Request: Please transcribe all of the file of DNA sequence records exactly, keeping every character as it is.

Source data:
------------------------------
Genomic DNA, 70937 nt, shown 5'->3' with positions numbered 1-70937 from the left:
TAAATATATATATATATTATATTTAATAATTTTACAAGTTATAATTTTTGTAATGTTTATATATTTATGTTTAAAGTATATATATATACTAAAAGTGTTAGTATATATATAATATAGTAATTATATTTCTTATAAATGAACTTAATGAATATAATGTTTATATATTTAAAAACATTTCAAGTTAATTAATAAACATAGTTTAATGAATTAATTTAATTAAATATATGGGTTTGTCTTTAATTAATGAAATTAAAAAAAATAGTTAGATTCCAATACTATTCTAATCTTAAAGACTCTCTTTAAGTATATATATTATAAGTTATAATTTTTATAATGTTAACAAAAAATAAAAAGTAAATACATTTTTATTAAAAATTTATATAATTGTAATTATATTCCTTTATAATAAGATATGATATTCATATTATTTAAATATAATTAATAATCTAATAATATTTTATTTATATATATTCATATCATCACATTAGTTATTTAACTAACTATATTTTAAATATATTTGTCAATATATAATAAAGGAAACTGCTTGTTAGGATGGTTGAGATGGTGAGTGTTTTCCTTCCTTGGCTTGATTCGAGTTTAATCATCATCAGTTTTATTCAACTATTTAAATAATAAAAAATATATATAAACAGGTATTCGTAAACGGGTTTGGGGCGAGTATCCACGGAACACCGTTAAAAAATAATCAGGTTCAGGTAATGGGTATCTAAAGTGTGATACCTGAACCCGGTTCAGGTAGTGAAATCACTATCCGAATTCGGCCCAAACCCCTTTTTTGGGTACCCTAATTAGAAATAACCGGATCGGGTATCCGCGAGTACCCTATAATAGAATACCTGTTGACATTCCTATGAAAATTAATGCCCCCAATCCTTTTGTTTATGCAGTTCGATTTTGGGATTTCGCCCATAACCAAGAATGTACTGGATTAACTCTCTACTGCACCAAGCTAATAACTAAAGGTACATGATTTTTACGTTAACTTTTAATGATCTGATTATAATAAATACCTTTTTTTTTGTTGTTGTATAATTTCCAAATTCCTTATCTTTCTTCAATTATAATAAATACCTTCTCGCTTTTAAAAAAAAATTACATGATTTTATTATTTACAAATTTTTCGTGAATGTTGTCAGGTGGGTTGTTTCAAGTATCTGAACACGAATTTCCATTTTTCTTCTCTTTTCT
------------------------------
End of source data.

Genomic DNA, 70937 nt, shown 5'->3' with positions numbered 1-70937 from the left:
TAAATATATATATATATTATATTTAATAATTTTACAAGTTATAATTTTTGTAATGTTTATATATTTATGTTTAAAGTATATATATATACTAAAAGTGTTAGTATATATATAATATAGTAATTATATTTCTTATAAATGAACTTAATGAATATAATGTTTATATATTTAAAAACATTTCAAGTTAATTAATAAACATAGTTTAATGAATTAATTTAATTAAATATATGGGTTTGTCTTTAATTAATGAAATTAAAAAAAATAGTTAGATTCCAATACTATTCTAATCTTAAAGACTCTCTTTAAGTATATATATTATAAGTTATAATTTTTATAATGTTAACAAAAAATAAAAAGTAAATACATTTTTATTAAAAATTTATATAATTGTAATTATATTCCTTTATAATAAGATATGATATTCATATTATTTAAATATAATTAATAATCTAATAATATTTTATTTATATATATTCATATCATCACATTAGTTATTTAACTAACTATATTTTAAATATATTTGTCAATATATAATAAAGGAAACTGCTTGTTAGGATGGTTGAGATGGTGAGTGTTTTCCTTCCTTGGCTTGATTCGAGTTTAATCATCATCAGTTTTATTCAACTATTTAAATAATAAAAAATATATATAAACAGGTATTCGTAAACGGGTTTGGGGCGAGTATCCACGGAACACCGTTAAAAAATAATCAGGTTCAGGTAATGGGTATCTAAAGTGTGATACCTGAACCCGGTTCAGGTAGTGAAATCACTATCCGAATTCGGCCCAAACCCCTTTTTTGGGTACCCTAATTAGAAATAACCGGATCGGGTATCCGCGAGTACCCTATAATAGAATACCTGTTGACATTCCTATGAAAATTAATGCCCCCAATCCTTTTGTTTATGCAGTTCGATTTTGGGATTTCGCCCATAACCAAGAATGTACTGGATTAACTCTCTACTGCACCAAGCTAATAACTAAAGGTACATGATTTTTACGTTAACTTTTAATGATCTGATTATAATAAATACCTTTTTTTTTGTTGTTGTATAATTTCCAAATTCCTTATCTTTCTTCAATTATAATAAATACCTTCTCGCTTTTAAAAAAAAATTACATGATTTTATTATTTACAAATTTTTCGTGAATGTTGTCAGGTGGGTTGTTTCAAGTATCTGAACACGAATTTCCATTTTTCTTCTCTTTTCT